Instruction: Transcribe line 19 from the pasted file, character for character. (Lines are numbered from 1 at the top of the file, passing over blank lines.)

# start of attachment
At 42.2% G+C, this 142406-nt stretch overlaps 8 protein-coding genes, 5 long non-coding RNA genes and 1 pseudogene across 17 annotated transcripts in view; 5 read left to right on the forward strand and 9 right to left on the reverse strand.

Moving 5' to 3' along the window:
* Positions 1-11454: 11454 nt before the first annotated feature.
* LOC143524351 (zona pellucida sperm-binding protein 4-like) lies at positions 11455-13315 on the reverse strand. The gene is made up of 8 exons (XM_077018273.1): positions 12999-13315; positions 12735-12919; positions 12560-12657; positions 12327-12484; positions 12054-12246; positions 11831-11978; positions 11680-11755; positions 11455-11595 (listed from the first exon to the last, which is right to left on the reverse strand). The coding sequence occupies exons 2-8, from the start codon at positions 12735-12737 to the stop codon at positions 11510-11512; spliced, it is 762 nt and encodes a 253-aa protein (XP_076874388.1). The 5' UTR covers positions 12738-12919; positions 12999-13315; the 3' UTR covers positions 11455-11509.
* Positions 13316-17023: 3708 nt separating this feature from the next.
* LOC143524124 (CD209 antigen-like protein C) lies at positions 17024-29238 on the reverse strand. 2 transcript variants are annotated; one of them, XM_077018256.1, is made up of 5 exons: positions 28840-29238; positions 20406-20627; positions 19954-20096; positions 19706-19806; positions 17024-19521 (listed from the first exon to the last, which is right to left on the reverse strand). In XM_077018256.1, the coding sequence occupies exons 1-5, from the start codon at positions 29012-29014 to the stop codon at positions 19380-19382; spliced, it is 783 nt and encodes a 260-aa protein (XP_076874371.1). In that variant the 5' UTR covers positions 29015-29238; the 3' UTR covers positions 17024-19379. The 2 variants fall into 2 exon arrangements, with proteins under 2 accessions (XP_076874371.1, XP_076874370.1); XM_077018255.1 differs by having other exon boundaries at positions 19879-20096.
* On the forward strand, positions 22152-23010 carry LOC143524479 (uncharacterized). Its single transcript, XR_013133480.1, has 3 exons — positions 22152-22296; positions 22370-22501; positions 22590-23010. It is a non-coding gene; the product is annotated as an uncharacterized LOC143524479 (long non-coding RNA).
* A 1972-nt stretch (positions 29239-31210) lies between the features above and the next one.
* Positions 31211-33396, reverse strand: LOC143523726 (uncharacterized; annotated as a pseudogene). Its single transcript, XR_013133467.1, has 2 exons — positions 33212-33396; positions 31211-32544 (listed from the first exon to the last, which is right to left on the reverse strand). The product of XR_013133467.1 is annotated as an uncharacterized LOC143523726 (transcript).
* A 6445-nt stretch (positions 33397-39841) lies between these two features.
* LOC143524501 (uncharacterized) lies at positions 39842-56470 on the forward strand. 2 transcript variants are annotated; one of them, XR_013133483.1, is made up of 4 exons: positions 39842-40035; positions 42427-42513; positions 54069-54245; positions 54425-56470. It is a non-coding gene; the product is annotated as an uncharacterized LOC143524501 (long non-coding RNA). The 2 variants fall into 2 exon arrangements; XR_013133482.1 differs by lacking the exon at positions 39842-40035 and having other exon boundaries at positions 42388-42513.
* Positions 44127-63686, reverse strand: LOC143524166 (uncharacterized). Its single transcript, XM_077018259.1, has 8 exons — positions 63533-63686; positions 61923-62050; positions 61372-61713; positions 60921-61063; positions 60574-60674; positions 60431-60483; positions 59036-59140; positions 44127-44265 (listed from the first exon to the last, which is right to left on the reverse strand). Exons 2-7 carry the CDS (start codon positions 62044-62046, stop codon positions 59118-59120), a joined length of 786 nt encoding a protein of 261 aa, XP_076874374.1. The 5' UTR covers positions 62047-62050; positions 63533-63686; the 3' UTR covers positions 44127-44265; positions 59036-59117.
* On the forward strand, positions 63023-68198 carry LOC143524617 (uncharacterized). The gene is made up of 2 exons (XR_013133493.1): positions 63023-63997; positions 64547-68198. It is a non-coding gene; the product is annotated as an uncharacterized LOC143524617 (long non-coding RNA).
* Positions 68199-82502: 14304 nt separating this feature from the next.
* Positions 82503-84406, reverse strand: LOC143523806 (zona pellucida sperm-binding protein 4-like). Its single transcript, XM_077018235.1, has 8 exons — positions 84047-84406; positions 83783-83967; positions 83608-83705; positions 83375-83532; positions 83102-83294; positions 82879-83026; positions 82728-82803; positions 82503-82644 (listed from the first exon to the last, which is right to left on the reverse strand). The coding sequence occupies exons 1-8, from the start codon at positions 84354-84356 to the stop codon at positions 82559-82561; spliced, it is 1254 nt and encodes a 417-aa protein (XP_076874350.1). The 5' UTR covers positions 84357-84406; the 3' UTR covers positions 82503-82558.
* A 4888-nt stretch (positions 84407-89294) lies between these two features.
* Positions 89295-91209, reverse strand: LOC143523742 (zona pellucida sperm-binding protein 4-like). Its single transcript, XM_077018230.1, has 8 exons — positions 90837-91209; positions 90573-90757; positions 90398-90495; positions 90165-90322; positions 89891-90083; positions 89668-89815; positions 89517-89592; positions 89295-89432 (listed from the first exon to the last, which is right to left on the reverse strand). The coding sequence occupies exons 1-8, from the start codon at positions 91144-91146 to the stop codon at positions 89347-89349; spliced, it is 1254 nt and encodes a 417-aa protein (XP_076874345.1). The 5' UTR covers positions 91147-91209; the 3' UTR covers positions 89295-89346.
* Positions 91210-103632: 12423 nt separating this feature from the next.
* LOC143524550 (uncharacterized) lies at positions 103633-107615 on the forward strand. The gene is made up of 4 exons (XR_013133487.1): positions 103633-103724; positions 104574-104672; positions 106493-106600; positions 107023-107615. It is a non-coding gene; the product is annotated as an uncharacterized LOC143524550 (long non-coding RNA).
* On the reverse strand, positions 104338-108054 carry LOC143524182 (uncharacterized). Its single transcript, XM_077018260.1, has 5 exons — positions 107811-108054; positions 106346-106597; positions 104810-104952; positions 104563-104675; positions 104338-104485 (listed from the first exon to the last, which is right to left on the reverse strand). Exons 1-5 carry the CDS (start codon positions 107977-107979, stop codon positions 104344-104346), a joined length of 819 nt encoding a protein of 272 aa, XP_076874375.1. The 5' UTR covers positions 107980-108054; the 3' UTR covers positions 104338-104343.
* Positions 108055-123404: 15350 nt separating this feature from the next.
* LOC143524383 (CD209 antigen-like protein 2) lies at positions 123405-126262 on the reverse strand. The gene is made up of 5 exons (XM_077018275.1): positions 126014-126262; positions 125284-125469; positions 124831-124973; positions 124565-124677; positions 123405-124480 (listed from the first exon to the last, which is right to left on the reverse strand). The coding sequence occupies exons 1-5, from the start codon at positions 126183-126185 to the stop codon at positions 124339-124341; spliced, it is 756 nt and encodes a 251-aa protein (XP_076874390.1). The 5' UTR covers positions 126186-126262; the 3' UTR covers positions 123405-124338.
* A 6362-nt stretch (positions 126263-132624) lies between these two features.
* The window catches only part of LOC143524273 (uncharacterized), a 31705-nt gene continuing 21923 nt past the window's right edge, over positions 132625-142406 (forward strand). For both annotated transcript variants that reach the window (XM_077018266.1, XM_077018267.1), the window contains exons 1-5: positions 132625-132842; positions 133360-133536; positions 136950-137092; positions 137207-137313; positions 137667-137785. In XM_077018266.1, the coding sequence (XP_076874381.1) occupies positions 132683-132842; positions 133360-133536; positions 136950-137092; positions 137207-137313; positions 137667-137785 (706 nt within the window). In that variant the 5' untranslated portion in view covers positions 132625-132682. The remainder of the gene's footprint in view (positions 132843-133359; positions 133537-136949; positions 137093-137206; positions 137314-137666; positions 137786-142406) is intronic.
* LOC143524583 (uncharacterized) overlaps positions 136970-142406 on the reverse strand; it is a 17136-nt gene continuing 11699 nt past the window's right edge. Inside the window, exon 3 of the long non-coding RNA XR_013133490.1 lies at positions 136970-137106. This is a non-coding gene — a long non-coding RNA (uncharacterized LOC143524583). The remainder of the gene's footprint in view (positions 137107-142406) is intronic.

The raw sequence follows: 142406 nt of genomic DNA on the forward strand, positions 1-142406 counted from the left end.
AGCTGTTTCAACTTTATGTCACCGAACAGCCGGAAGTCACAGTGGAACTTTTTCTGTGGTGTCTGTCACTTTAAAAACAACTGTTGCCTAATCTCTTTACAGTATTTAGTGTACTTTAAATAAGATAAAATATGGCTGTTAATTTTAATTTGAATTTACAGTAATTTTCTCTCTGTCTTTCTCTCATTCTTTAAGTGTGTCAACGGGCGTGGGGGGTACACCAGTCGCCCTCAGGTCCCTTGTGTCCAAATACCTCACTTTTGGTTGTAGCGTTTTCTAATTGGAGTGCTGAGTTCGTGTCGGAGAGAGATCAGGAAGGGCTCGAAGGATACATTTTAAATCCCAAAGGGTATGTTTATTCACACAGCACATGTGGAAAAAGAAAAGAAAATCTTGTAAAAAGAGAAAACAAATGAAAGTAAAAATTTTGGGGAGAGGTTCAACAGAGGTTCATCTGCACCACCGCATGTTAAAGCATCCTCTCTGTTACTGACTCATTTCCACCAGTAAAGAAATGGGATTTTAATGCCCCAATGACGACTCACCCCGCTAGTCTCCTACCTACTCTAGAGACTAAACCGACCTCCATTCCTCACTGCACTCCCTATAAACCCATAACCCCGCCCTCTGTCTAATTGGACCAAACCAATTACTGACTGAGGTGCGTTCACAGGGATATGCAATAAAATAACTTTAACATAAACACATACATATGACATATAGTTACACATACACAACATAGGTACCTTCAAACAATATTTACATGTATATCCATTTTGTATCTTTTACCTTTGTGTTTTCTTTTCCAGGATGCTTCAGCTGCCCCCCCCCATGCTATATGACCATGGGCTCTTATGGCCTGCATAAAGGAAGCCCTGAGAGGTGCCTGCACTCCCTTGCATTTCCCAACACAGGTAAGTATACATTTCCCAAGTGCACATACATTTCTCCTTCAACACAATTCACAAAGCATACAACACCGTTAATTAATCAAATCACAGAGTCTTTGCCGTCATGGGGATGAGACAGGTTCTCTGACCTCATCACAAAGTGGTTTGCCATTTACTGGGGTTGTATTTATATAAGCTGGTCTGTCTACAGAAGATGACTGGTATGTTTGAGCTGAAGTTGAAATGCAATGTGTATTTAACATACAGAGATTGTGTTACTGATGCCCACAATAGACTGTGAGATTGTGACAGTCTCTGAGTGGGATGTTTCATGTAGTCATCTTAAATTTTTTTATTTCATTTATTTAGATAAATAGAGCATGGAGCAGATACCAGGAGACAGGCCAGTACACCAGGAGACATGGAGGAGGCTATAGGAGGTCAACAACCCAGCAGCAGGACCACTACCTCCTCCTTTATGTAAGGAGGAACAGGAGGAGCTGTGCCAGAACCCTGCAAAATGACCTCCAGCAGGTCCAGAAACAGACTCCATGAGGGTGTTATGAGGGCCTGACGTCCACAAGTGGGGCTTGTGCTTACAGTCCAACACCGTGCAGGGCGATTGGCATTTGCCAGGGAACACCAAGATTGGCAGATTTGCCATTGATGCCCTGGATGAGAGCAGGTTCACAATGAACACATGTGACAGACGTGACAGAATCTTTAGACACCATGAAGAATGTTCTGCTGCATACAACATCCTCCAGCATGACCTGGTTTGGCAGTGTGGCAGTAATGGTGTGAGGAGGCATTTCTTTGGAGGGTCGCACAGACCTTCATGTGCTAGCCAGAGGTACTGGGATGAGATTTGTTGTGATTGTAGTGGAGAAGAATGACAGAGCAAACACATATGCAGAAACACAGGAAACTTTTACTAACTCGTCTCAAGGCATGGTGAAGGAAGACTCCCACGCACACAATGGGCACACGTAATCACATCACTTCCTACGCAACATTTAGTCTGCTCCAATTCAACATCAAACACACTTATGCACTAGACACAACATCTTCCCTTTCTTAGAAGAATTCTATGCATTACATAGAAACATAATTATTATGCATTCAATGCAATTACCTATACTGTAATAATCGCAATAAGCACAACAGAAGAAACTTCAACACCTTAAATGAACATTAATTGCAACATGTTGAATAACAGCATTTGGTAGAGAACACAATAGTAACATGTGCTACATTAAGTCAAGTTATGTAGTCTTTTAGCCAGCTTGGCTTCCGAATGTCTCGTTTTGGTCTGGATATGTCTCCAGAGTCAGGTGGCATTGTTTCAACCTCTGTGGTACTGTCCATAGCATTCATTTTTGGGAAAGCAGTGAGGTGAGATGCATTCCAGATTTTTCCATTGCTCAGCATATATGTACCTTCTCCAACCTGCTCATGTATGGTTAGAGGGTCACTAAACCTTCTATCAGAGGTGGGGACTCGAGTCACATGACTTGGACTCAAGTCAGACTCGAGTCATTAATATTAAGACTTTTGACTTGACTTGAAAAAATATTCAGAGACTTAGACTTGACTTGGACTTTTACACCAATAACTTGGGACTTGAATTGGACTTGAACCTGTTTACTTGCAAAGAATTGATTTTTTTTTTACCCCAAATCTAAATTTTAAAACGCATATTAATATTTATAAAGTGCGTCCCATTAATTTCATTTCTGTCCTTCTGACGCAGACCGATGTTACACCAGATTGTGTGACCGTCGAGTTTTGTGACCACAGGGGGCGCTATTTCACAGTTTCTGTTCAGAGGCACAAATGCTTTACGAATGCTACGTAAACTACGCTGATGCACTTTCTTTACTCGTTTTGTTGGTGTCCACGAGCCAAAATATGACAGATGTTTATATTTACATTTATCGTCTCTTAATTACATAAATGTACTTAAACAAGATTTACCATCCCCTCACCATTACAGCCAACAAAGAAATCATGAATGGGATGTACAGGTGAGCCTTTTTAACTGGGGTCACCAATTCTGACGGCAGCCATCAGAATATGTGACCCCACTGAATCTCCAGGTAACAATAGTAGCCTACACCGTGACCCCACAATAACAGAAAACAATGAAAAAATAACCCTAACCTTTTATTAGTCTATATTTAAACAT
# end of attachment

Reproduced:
* LOC143524550 (uncharacterized) lies at positions 103633-107615 on the forward strand. The gene is made up of 4 exons (XR_013133487.1): positions 103633-103724; positions 104574-104672; positions 106493-106600; positions 107023-107615. It is a non-coding gene; the product is annotated as an uncharacterized LOC143524550 (long non-coding RNA).